ANRF Blog

Identification of biomarkers may mean earlier diagnosis Lisa Peterson, Ph.D. National Jewish Health Denver, CO Role of autoantibodies in pulmonary manifestations of inflammatory arthritis Rheumatoid arthritis (RA) is a systemic inflammatory disease affecting approximately 1% of the general population leading to progressive arthritis and manifestations outside of the joints, including...

Factors that may provide targets to stop OA progression Andreia Ionescu, Ph.D. Harvard Medical School Boston, MA The role of FoxA factors in the onset and development of Osteoarthritis Osteoarthritis is a degenerative disease of joint cartilage and at present there is no therapy available (other than joint replacement)...

Selectively targeting cells in RA treatment Gonghua Huang, Ph.D. St. Jude Children’s Research Hospital Memphis, TN p38α signaling and TH17 cell differentiation and function in autoimmune arthritis Rheumatoid arthritis (RA) and its mouse model, collagen-induced arthritis (CIA), are characterized by systemic and synovial tissue inflammation, beginning in the joints. TH17...

Lupus: How does the body produce autoantibodies? Stephen Gauld, Ph.D. Medical College of Wisconsin Milwaukee, WI Regulatory and Follicular Helper T cells in Lupus Systemic lupus erythematosus (lupus) is a chronic autoimmune disease driven by the production of autoantibodies, antibodies that attack self-tissues. The mechanisms that drive autoantibody production...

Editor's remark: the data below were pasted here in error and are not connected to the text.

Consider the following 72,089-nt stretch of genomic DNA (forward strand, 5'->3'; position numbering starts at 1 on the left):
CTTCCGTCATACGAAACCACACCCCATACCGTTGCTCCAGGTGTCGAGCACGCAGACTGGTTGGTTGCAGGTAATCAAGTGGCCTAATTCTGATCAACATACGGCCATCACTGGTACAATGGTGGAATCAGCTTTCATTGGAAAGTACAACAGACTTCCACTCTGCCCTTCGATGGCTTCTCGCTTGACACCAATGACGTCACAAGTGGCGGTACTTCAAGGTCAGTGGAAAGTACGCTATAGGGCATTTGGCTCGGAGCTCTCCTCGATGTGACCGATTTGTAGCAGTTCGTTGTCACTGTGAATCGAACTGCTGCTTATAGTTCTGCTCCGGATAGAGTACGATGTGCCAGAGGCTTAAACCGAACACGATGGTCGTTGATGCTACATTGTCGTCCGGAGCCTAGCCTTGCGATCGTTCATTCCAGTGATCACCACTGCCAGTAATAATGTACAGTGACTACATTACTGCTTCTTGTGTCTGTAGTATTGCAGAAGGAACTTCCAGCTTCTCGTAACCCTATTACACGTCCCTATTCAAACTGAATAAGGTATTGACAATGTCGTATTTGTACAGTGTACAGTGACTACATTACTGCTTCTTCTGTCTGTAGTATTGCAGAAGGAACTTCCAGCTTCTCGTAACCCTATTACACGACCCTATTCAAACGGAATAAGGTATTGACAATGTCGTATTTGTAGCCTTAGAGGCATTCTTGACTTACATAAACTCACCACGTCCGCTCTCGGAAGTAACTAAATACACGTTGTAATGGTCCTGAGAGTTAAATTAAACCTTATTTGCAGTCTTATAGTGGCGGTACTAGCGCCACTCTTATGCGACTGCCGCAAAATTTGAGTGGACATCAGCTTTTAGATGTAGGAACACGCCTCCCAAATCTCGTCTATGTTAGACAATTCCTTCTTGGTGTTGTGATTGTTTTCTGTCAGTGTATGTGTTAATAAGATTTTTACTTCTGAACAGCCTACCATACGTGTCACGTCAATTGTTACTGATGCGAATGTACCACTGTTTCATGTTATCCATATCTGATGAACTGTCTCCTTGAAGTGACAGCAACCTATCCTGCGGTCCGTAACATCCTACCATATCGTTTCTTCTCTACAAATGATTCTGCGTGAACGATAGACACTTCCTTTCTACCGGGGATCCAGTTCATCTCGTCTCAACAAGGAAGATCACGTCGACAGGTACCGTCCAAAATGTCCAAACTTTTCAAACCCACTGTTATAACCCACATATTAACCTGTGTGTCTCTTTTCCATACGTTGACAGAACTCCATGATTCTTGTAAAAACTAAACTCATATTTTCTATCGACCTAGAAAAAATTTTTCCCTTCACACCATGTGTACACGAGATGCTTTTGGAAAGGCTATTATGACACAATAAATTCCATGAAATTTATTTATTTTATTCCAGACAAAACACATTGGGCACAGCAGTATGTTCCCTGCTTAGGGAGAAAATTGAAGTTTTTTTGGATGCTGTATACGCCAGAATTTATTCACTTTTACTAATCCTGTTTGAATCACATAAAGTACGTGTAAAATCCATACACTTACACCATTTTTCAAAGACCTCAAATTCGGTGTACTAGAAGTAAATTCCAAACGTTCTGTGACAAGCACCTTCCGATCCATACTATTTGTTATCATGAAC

Mechanisms in Lupus: Defining the signaling pathway Julie Zikherman, M.D. University of California San Francisco, CA Investigating how distinct alleles of the phosphatase CD45 differentially regulate B cell tolerance and systemic autoimmunity Systemic lupus erythematosus (lupus) is an autoimmune disease that can result in such devastating outcomes as renal failure...

Hyaluronan loss may be one cause of Osteoarthritis Yingcui Li, Ph.D. University of Connecticut Health Center Farmington, Connecticut Genetic Analysis of Hyaluronan Function in Osteoarthritis Osteoarthritis (OA) results from damage and degeneration of joint cartilage. Maintenance of healthy joints depends on preserving the normal balance of cartilage breakdown and...

Testing a Novel Way to Treat Arthritis Hye-Jung Kim, Ph.D. Dana-Farber Cancer Institute Boston, Massachusetts CD8+ Treg suppression of collagen-induced arthritis Autoimmune diseases, including Rheumatoid Arthritis (RA), occur when the immune system mistakenly attacks the body’s own tissues. This complex system of cells and antibodies normally destroys “invaders” such as...

Gender-specific risk factors in RA Jawaheer, Damini, Ph.D. Children’s Hospital Oakland Research Institute Oakland, CA Gender-Specific Genetic Associations in Rheumatoid Arthritis Rheumatoid arthritis (RA) affects approximately 1% of the adult world population, and contributes significantly to the global burden of disease. Although gender is the strongest known risk factor for...

Juvenile Arthritis: Studying what may predispose children to JIA Altan Ercan, Ph.D. Brigham and Women’s Hospital Boston, MA The Kelly Award for Juvenile Arthritis Research: Gender-dependent regulation of IgG glycosylation in Juvenile and Adult Arthritis Immunoglobulin G (IgG) is an important contributor to inflammation within the joint. Its interaction with other...

Increasing RA Drug Efficiency: A Clinical Project Massimo Bottini, Ph.D. Sanford-Burnham Medical Research Institute La Jolla, California Nanosystem for targeting Treg in vivo Regulatory T cells (Treg) are an immune cell population that plays an active role in protecting humans against rheumatoid arthritis. The delivery of drugs specifically to Treg...